The aim of the East Seas Security Sigils is to be a daily scan focusing on security in the East Seas, as explained below.
We are currently investigating new AI ways to deliver an even better East Seas Security Sigils. The original complimentary version ran from May 2012 to April 2023.
A brief presentation
The East Seas Security Sigils aims to allow monitoring easily with open source what is happening in the East Seas, beyond an exclusive focus on Taiwan. As a scan, it helps following impacts of actions, and their potential for escalation and stabilisation (read Horizon Scanning and Monitoring for Warning: Definition and Practice).
Considering the risk of spill-over from one problem onto the other, the East Seas Security Sigils focuses on potential and actual tensions in the East China Sea, the East Sea and the Sea of Okhotsk, thus taking Northeast Asia as unit of analysis. Northeast Asia, then, should also be considered in its larger regional and global dimension.
In these three “East Seas”, we find territorial disputes involving Japan*, and stemming from history, which are, namely:
- The dispute over the Diaoyu/Senkaku Islands (China and Taiwan/Japan) – Read also Helene Lavoix, “From the Diaoyu Islands, with Warning“
- The dispute over the Liancourt Rocks (Japan/South Korea)
- The dispute over the Southern Kuril Islands (Japan/Russia)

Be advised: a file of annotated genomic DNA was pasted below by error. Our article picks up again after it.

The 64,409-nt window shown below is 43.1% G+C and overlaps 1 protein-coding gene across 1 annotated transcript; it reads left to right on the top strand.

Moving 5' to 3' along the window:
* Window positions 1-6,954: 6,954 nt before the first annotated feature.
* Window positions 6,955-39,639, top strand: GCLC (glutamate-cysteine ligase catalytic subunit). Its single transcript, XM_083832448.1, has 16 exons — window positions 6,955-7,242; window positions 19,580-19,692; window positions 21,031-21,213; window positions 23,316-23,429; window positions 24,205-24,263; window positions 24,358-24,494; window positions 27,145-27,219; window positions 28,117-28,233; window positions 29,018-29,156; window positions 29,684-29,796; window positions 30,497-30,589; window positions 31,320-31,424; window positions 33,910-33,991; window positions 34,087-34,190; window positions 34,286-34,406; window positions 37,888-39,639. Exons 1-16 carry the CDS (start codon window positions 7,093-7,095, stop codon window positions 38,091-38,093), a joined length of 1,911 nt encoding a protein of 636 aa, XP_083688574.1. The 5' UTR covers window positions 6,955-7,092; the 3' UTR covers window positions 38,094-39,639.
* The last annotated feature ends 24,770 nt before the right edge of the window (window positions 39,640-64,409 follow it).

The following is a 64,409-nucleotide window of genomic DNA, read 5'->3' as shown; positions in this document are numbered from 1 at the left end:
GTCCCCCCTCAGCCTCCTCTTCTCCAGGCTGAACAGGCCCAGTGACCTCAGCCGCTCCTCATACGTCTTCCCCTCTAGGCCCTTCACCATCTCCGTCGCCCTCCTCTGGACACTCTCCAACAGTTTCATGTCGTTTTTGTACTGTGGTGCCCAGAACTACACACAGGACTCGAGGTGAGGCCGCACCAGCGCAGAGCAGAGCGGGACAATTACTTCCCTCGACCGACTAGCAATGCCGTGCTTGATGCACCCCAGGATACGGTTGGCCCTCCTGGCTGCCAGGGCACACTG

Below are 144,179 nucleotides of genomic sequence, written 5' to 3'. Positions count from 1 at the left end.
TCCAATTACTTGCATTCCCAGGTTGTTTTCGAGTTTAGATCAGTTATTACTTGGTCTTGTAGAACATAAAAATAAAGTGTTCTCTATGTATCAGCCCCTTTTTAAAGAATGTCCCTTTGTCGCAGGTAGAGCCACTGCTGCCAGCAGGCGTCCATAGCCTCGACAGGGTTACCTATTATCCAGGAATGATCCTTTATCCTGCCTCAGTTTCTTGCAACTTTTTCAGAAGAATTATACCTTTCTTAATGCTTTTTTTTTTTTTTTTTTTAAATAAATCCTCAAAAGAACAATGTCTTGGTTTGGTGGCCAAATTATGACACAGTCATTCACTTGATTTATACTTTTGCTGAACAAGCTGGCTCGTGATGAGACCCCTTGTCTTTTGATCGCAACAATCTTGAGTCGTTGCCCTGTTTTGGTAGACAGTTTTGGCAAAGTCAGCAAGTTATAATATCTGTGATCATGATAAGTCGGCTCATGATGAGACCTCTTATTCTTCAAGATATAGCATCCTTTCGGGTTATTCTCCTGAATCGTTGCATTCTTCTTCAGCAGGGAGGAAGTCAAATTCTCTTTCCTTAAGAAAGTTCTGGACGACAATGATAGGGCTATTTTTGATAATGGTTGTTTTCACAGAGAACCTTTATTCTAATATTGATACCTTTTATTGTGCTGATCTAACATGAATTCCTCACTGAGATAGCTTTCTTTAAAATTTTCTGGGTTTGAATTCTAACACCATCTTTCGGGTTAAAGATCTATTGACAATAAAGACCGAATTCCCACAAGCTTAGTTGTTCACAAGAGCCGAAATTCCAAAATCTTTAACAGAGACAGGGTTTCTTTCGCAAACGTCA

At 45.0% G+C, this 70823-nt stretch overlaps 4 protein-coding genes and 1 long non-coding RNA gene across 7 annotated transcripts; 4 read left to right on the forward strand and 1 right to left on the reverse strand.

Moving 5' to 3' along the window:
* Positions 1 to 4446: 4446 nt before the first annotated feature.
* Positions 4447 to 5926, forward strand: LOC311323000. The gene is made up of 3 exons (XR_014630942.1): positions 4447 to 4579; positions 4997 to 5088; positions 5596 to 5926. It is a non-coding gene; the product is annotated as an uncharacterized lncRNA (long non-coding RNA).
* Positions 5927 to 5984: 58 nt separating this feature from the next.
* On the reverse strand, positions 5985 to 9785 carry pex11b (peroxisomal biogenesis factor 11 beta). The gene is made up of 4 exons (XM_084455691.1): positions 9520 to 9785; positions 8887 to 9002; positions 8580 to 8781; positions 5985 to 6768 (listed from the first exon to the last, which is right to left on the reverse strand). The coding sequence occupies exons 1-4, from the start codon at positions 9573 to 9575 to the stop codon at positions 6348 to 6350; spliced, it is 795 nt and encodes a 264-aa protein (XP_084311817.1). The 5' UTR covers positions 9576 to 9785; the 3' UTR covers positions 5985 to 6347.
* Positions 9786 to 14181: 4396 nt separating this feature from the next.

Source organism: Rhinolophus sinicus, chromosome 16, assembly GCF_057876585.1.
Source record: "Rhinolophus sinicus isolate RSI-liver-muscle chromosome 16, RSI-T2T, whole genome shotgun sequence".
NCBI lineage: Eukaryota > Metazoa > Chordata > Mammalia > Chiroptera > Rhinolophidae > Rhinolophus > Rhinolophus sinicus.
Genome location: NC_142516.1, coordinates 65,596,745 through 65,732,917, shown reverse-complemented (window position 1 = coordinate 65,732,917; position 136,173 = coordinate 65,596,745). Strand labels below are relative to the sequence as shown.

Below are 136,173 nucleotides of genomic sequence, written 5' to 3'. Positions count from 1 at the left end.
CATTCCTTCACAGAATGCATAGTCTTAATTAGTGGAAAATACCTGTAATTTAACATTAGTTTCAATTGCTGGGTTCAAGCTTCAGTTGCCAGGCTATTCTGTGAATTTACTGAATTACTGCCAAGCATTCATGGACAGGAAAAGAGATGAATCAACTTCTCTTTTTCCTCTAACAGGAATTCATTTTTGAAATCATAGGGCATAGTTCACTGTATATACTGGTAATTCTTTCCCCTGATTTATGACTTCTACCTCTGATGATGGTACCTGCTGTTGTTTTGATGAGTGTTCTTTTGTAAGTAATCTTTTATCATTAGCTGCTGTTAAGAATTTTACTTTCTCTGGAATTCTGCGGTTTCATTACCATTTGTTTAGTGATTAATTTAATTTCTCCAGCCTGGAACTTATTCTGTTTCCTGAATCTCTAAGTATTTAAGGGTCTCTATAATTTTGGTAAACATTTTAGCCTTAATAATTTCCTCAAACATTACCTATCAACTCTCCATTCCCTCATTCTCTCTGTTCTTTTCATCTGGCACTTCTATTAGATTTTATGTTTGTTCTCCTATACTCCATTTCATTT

The Sigils are a series of scans exploring the horizon for weak signals related to various issues relevant to the security of societies, polities, nations and citizens.
*China/Taiwan and South Korea/North Korea issues are not here the prime focus of interest. Understanding the other stakes in the region is nonetheless key for a better comprehension of tensions around Taiwan, and more generally in the region.
Featured image: A map of the capitals of the past dynasties – Modern Signature Honil Gangri Yeokdae National Road Map Call Code 假108 Author (Chinese) 權近 外 … [等著] Compilation (Hangul) Kwon Geun et al. ] Year of publication 1402 (Taejong 2) Publisher [Unknown publisher] Number of books 1 book Size 158 x 168 cmThe original material is the director of Ryukoku University in Japan, and the Kyujanggak Institute for Korean Studies is a colored copy of Professor Lee Chan. Original: Quan Jinwai Prof. Chan Lee’s color reproduction., Public domain, via Wikimedia Commons